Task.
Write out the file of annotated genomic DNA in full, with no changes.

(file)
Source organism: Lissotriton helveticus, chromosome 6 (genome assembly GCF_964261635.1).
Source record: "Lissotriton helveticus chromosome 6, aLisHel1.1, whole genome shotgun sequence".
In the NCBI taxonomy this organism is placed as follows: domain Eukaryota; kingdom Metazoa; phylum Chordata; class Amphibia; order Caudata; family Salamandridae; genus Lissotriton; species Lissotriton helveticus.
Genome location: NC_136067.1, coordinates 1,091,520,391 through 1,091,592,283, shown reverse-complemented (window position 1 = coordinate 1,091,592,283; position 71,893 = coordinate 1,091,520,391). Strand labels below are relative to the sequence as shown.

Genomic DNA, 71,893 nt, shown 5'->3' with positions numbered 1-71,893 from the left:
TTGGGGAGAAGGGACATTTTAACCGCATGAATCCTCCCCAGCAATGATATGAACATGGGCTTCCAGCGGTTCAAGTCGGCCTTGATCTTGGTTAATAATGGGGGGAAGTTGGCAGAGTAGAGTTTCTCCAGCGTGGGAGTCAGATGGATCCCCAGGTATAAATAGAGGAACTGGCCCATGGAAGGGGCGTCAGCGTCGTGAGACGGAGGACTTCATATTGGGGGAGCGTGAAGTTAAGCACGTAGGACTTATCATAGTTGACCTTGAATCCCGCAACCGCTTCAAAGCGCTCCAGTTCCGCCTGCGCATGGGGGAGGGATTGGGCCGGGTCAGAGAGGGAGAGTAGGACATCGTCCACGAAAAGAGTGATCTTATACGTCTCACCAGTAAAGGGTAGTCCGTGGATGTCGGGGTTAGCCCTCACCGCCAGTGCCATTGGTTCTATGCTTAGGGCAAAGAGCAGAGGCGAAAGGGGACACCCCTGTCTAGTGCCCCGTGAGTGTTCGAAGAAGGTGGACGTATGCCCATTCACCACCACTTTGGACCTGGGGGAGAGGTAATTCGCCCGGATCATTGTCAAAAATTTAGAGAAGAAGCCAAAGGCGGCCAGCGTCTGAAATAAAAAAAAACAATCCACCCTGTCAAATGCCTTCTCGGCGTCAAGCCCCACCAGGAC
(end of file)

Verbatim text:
Source organism: Lissotriton helveticus, chromosome 6 (genome assembly GCF_964261635.1).
Source record: "Lissotriton helveticus chromosome 6, aLisHel1.1, whole genome shotgun sequence".
In the NCBI taxonomy this organism is placed as follows: domain Eukaryota; kingdom Metazoa; phylum Chordata; class Amphibia; order Caudata; family Salamandridae; genus Lissotriton; species Lissotriton helveticus.
Genome location: NC_136067.1, coordinates 1,091,520,391 through 1,091,592,283, shown reverse-complemented (window position 1 = coordinate 1,091,592,283; position 71,893 = coordinate 1,091,520,391). Strand labels below are relative to the sequence as shown.

Genomic DNA, 71,893 nt, shown 5'->3' with positions numbered 1-71,893 from the left:
TTGGGGAGAAGGGACATTTTAACCGCATGAATCCTCCCCAGCAATGATATGAACATGGGCTTCCAGCGGTTCAAGTCGGCCTTGATCTTGGTTAATAATGGGGGGAAGTTGGCAGAGTAGAGTTTCTCCAGCGTGGGAGTCAGATGGATCCCCAGGTATAAATAGAGGAACTGGCCCATGGAAGGGGCGTCAGCGTCGTGAGACGGAGGACTTCATATTGGGGGAGCGTGAAGTTAAGCACGTAGGACTTATCATAGTTGACCTTGAATCCCGCAACCGCTTCAAAGCGCTCCAGTTCCGCCTGCGCATGGGGGAGGGATTGGGCCGGGTCAGAGAGGGAGAGTAGGACATCGTCCACGAAAAGAGTGATCTTATACGTCTCACCAGTAAAGGGTAGTCCGTGGATGTCGGGGTTAGCCCTCACCGCCAGTGCCATTGGTTCTATGCTTAGGGCAAAGAGCAGAGGCGAAAGGGGACACCCCTGTCTAGTGCCCCGTGAGTGTTCGAAGAAGGTGGACGTATGCCCATTCACCACCACTTTGGACCTGGGGGAGAGGTAATTCGCCCGGATCATTGTCAAAAATTTAGAGAAGAAGCCAAAGGCGGCCAGCGTCTGAAATAAAAAAAAACAATCCACCCTGTCAAATGCCTTCTCGGCGTCAAGCCCCACCAGGAC